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Flash Review 1, 7-7: Trinities
Dance, Music, & Venue Make Neumeier's 'Passion' a Metaphysical Bliss

By Stephan Laurent
Copyright 2004 Stephan Laurent

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(To celebrate the 30th anniversary of John Neumeier's tenure as director, the Hamburg Ballet is presenting 16 Neumeier creations for this year's Hamburg Ballet Days. Eighth and last review.)

HAMBURG -- Stepping into any of Europe's great cathedrals is enough to inspire awe and respectful silence. Hearing in such a revered seat of worship a J.S. Bach masterpiece, performed with the sensitive exactitude that German choirs and orchestras are known for, is even more of a beatitude. Thus to have the Philharmonisches Staatsorchester and the Staatsoper Choir perform John Neumeier's "Matthaeus Passion" with the Hamburg Ballet at the Michaeliskirche as part of the Hamburg Ballet Days was close to approaching bliss, as the heavenly sounds of the greatest composer in humankind blended with yet more astounding choreography from the great master of the North. The June 16 performance I caught was the work's 151st since its premiere in the same church in 1980.

The Michaeliskirche has a distinct signature on the Hamburg skyline as seen from any of the bridges over the Elbe River. (To view some photos, click here.) The inside of this 18th-century baroque masterpiece is even more awe-inspiring -- it seats close to 2000 people, thanks in part to a sweeping, serpentine balcony overlooking the nave. Its acoustics have to rank as among the best, judging by how the echoes of the great Bach chorales were to keep reverberating that evening across the transept. Down below my central seat on the balcony, the nave area is completely occupied by a large, inverted T-shaped stage painted in black. As the 40 dancers reverently proceed from the chancel, all clad in gleaming white, while the orchestra and huge choir sit prepared to begin in the west part of the balcony, the prevailing hush in the audience becomes even more tangible. It is as if we already knew that a very special form of worship was about to begin.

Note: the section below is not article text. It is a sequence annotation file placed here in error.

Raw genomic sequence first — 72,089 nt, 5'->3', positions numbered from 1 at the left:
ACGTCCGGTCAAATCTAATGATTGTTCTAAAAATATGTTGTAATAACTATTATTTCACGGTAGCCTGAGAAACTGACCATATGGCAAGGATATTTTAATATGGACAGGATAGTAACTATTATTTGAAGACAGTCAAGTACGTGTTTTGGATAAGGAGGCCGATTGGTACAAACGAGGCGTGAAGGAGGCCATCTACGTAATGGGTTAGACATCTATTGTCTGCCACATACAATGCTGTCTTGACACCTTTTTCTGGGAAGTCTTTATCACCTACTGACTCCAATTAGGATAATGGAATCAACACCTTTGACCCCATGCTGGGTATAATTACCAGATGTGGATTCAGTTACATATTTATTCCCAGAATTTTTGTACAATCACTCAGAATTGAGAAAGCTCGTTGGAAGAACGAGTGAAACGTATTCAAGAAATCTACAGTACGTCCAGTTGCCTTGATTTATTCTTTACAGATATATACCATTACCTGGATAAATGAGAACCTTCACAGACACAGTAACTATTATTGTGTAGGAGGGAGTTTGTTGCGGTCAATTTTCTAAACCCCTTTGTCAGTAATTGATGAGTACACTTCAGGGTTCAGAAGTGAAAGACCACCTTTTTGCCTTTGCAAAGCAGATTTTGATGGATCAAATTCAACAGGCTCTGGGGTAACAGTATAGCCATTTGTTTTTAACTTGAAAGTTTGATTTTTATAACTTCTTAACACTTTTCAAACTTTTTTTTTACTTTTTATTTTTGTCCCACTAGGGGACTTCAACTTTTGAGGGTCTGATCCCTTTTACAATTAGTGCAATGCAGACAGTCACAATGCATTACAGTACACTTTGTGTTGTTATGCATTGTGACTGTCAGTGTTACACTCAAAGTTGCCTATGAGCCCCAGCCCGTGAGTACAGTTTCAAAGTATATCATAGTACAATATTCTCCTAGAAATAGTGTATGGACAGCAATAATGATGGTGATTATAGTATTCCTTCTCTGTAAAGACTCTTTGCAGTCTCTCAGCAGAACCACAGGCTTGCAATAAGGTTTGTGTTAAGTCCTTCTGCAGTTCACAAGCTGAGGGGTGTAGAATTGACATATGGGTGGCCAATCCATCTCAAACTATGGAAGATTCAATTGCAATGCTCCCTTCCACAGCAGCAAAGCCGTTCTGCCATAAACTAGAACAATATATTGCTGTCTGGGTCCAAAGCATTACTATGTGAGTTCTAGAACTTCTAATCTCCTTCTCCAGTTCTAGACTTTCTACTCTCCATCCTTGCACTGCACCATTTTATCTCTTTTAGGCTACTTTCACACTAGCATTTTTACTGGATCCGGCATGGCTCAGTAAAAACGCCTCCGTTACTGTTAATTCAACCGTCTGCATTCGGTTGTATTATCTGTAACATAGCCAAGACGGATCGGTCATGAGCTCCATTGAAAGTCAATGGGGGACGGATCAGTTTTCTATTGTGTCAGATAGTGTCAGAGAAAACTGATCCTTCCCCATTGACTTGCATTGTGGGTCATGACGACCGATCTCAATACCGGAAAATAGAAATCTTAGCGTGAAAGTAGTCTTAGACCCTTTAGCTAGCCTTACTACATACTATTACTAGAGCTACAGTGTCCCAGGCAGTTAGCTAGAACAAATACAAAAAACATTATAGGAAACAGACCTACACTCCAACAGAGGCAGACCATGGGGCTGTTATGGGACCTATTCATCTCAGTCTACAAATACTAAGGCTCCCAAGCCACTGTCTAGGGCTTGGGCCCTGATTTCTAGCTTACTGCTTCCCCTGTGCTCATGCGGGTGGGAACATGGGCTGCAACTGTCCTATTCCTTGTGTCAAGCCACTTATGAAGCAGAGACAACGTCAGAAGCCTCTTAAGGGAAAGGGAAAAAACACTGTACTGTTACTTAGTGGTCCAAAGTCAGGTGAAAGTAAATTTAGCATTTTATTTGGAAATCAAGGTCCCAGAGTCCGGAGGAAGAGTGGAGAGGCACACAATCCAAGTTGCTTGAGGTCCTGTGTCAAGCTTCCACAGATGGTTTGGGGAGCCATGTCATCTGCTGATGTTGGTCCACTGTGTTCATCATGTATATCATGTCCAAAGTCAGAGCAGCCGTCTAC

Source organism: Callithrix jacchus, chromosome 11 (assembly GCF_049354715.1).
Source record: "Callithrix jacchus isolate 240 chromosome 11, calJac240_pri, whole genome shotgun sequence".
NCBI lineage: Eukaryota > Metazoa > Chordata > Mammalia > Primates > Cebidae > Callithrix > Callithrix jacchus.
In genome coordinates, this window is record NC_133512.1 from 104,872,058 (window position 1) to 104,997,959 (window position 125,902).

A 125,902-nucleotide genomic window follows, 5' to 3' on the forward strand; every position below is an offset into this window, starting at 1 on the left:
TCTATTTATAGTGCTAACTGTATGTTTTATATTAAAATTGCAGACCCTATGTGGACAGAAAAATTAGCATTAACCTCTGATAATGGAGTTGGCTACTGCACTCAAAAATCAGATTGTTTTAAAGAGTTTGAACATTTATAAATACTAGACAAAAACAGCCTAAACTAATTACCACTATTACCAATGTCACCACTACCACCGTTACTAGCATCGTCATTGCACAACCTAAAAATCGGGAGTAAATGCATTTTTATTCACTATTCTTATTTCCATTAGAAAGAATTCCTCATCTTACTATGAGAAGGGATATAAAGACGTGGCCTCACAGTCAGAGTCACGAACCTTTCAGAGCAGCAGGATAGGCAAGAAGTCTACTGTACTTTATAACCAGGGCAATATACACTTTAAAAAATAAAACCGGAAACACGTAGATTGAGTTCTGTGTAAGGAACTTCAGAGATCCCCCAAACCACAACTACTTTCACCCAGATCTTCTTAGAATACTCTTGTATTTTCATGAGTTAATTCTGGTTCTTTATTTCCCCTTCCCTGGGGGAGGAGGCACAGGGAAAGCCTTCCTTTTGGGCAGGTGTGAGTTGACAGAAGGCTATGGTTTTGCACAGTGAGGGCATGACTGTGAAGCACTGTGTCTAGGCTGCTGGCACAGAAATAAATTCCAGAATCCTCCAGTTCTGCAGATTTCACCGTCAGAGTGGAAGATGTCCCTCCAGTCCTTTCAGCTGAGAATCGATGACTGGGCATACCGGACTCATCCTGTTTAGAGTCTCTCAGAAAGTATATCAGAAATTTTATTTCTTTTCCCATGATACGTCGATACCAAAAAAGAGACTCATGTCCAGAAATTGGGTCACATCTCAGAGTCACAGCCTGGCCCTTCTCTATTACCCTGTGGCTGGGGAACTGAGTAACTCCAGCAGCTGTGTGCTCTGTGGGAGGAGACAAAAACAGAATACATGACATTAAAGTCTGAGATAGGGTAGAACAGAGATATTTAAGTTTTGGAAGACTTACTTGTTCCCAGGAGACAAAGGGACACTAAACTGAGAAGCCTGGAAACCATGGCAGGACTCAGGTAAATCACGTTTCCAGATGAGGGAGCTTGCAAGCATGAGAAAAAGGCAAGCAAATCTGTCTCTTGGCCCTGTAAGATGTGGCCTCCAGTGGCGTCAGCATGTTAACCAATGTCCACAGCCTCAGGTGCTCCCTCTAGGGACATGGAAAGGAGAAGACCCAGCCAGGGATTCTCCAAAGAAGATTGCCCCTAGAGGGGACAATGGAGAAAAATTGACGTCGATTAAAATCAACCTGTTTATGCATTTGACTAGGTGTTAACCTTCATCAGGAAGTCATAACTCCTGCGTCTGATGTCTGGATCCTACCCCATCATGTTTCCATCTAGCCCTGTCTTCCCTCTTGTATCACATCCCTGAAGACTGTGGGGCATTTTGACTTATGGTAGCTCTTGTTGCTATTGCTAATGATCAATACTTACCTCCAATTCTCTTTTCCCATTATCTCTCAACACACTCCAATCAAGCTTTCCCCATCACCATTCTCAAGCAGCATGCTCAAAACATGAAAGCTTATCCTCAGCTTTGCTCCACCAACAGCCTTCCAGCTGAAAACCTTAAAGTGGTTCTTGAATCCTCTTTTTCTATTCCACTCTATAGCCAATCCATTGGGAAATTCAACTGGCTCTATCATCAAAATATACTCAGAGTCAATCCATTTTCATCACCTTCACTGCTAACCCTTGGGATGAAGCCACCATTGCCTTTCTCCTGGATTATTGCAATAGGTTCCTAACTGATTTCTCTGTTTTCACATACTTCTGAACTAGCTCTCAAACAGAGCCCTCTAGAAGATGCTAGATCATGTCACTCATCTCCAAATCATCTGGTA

Still in silence, one of the so far anonymous dancers (Lloyd Riggins) picks up a white tunic lying folded at the center of the black stage and exits down through the audience below, surrounded by two solemn figures clad in gray who are to appear again as his retinue for the remainder of the work. As the opening chorus sounds, other dancers emerge from the apex of the inverted T-shaped stage area. Flickers of Jesus's teachings ensue, such as the lame leading the blind, with the Bubenicek brothers stumbling along in a diagonal, Otto with his hand clasped over his eyes, dragged by his limping brother Jiri's outstretched grip, lurching along. Then Riggins returns, now wearing the white tunic, still backed up by the two gray men (Edvin Revazov and Sebastien Thill) and the rest of the ballet depicts his journey to the ultimate sacrifice. Every time Jesus "speaks" the two figures standing behind him place their hands over his mouth then open them with a wide, sweeping motion. This repeated grouping suggests an effective metaphor for the Holy Trinity.

Bach's 1729 "Matthaeus Passion" is not simply a retelling of the last chapters of the evangelist's book, which it does through a series of formal recitatives. It is also a commentary about the feelings of the people surrounding Jesus's long march to the Calvary, sometimes in solo arias, sometimes in the interweaving waves of the chorus. Similarly the ballet alternates between narrative moments depicting the tragic story and solos, duets, or ensembles serving as abstract meditations on the profound meaning of this increasingly solitary ordeal of "the Son of Man." The choreography has sometimes an almost pedestrian quality in its simplicity, suggesting that this is something that concerns the everyday-human. Other times Neumeier conjures up striking shape-shifting from classical vocabulary to novel, off-balance, asymmetrical lines. Some of the dancers are barefoot, some wear toe shoes, others yet are in sneakers. Their gleaming garments shimmer like milky pearls against the stark black stage in the simple but strong white lighting from "high cross" positions on the balcony.